Proving the the time of a data breach is clearly one of the most critical requirements  in any forensics investigation. Without strong proof of what happened when any evidence will be easily dismissed in court. The new EU regulations on data breach reporting requires the details of any breach to be reported within a certain time to regulators which begs the question how do organizations know when (or even if) an incident occurred and what records were impacted by the breach. 

Timestamps alone are inadequate - any hacker worth his salt knows how how to manipulate records and timestamps of activity to cover his tracks and attribute his activity to an innocent party, which is why attribution of crimes on the Internet is so hard, whether a 16 year-old manipulating school records, a nation-state attack on critical infrastructure or cyber-criminals hacking into Ebay’s network.

Not surprisingly  time features heavily in the NIST report  on Cloud Computing Forensic Science Challenges:

"Time is frequently a critical issue as related to time synchronization and the possible disappearance of evidence if not found quickly. Zimmerman and Glavach point out, “Once the information source is identified, do all involved entities have time synchronized via a consistent time source such as Network Timing Protocol (NTP). If a forensic expert has a difficult time convincing your legal counsel that the time stamps from client side log files match time stamps on provider-side log files, the forensics will be difficult to defend.” Also, if evidence is not found quickly enough, it may be overwritten or lost in some other manner. Some example challenges in Annex B related to time include Challenge #5 (Timestamp synchronization), Challenge #14 (Real-time investigation intelligence processes not possible), Challenge #30 (Data available for a limited time), and Challenge #53 (International cloud services)."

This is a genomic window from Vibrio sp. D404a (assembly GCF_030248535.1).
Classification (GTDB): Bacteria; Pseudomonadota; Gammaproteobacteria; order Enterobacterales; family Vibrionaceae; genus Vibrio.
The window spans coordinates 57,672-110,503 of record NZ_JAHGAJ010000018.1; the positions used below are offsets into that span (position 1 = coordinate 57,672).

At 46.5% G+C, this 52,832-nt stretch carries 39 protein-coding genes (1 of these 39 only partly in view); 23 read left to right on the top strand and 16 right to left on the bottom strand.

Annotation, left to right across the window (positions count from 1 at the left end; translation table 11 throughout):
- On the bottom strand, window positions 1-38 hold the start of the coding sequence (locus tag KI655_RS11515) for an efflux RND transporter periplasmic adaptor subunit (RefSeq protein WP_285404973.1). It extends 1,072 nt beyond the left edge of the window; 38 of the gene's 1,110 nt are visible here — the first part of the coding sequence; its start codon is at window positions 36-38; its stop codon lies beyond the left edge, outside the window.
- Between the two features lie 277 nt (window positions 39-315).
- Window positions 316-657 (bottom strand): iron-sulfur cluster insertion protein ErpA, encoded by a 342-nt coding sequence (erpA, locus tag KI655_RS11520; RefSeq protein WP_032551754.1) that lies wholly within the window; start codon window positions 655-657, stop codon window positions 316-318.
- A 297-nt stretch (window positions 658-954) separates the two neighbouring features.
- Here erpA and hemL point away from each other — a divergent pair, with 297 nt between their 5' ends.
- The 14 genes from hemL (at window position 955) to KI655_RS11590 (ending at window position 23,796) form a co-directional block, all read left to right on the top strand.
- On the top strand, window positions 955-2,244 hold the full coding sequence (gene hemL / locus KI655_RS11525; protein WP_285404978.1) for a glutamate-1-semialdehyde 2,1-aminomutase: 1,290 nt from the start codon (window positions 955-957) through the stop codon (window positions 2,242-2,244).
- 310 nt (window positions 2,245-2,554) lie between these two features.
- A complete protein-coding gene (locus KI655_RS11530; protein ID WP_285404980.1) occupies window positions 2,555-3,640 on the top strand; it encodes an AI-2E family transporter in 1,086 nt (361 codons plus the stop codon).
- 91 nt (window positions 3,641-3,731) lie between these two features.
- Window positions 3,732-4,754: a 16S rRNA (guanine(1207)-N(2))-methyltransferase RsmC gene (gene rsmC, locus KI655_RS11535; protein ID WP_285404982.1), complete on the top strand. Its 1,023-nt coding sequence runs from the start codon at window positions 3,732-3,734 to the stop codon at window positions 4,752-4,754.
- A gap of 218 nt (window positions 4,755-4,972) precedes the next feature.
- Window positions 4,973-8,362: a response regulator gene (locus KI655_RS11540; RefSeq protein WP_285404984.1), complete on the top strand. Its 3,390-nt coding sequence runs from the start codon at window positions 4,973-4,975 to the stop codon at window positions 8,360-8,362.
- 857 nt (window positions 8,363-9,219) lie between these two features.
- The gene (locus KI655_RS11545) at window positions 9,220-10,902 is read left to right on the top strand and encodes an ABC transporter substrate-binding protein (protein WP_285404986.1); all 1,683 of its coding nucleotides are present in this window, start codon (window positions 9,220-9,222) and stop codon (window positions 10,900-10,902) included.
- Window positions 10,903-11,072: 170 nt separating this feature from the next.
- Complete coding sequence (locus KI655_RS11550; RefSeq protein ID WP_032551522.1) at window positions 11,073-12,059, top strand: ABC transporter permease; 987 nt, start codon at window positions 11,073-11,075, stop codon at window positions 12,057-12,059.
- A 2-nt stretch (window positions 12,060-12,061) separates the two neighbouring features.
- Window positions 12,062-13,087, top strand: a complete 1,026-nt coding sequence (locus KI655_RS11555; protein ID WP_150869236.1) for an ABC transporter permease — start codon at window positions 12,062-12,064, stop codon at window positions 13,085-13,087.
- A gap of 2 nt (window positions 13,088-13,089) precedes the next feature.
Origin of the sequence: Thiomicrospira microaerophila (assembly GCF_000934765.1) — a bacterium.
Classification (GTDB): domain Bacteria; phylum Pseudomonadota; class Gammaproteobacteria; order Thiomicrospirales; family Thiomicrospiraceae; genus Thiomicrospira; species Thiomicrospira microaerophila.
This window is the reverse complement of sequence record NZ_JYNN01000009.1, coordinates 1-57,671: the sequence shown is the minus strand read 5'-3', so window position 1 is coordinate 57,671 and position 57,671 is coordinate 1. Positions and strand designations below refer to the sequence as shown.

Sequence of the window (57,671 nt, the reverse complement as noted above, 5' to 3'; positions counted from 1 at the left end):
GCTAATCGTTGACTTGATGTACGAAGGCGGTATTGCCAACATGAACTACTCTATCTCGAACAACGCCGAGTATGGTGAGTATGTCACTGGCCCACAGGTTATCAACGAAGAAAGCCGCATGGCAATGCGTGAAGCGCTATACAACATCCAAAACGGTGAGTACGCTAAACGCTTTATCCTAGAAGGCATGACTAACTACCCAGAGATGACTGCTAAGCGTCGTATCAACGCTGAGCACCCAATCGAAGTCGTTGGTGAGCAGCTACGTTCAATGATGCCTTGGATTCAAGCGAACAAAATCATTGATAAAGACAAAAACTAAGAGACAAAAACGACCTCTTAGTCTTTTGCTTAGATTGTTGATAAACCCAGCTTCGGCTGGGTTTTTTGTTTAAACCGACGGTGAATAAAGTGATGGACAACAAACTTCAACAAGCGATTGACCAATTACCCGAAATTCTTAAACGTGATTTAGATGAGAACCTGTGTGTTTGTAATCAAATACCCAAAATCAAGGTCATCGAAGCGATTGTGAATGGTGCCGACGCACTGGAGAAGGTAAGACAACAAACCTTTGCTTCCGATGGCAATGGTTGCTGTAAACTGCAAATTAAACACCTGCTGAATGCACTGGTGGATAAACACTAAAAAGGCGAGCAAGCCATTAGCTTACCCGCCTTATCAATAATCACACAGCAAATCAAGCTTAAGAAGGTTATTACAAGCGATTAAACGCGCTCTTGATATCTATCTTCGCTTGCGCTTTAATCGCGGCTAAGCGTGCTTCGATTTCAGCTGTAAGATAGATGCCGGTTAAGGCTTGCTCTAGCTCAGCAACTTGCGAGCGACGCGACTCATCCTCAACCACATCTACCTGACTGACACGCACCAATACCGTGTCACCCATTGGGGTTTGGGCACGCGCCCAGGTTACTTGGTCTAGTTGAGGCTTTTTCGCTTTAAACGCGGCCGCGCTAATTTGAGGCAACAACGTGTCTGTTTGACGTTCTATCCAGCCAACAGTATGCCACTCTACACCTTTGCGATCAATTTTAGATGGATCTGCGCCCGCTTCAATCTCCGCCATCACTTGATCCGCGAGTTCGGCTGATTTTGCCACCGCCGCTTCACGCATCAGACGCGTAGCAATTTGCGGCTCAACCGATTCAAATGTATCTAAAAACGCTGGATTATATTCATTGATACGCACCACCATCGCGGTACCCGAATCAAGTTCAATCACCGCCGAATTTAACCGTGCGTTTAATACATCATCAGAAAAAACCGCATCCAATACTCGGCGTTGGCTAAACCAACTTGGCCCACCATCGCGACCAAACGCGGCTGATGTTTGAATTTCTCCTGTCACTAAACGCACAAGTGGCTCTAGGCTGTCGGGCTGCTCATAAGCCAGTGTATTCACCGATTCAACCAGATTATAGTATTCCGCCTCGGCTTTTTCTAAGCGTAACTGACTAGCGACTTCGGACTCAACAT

NTP is of course a very reliable mechanism of knowing what the time is at the current instant but due to attribution challenges highlighted above it is less useful of proving time as the timestamp itself is just meta-data which can easily be deleted or manipulated.

PKI based cryptographic timestamping is one approach to prove time but the idea of using PKI to digitally timestamp digital data in a cloud environment is so horrifically bad that nobody would ever consider it in reality, certainly not at the scale required for cloud computing. 

For better or worse (mostly worse) for the last 40 years PKI has been the only tool in the cryptographic toolshed for linking time to digital events. 

Another more subtle problem and one that brings us to Lorentz is that it requires a reference timekeeper, a trusted source who can act as a witness in the event of a forensics investigation. However in the digital world, just as in the physical world, trust doesn’t scale - across time or number of participants in the system i.e. the evidence is not portable across organizational boundaries and relies on the ability of the reference timekeeper to ensure the security of key stores, timesource and trustworthiness of the administers who manage all of the infrastructure. 

Something that we have seen time and time again is notoriously hard to do.

Time in the KSI system is something very different indeed. It is not based on a trusted reference source but, using the concept of a Hash Calendar, is publicly verifiable and defined using the distributed consensus of all the participants in the system ( public "ledger" of events if you will)

Distributed Consensus is receiving a lot of attention these days not least of which due to the popularity of crypto-currencies, which Marc Andreessen claims is the Internet of 2014. Bitcoin uses distributed consensus (among miners) to validate that a coin has not been double spent. We have a lot to say about crypto-currencies and how to overcome the challenges of scalability, proof of work, settlement time and lack of governance but this is not the time nor place.

In Einstein’s Theory of Relativity two events have causal relationships only if one is in the light cone of the other. In KSI, two hash values are causally related if there is a hash (block) chain from one to another.

It is a fun analogy but the implications for cloud forensics are profound - by integrating KSI into the fabric of cloud computing - not only the time but integrity and identity of  every piece of data (whether configurations, virtual machines, database entries or system events) can be verified independently using causal relations of hash chains providing forensic auditability as a natural part of the data lifecycle.